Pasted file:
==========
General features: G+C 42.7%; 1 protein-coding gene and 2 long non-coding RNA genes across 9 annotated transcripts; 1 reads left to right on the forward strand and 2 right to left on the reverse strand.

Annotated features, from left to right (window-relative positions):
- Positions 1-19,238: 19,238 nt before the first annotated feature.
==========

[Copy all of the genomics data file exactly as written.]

General features: G+C 42.7%; 1 protein-coding gene and 2 long non-coding RNA genes across 9 annotated transcripts; 1 reads left to right on the forward strand and 2 right to left on the reverse strand.

Annotated features, from left to right (window-relative positions):
- Positions 1-19,238: 19,238 nt before the first annotated feature.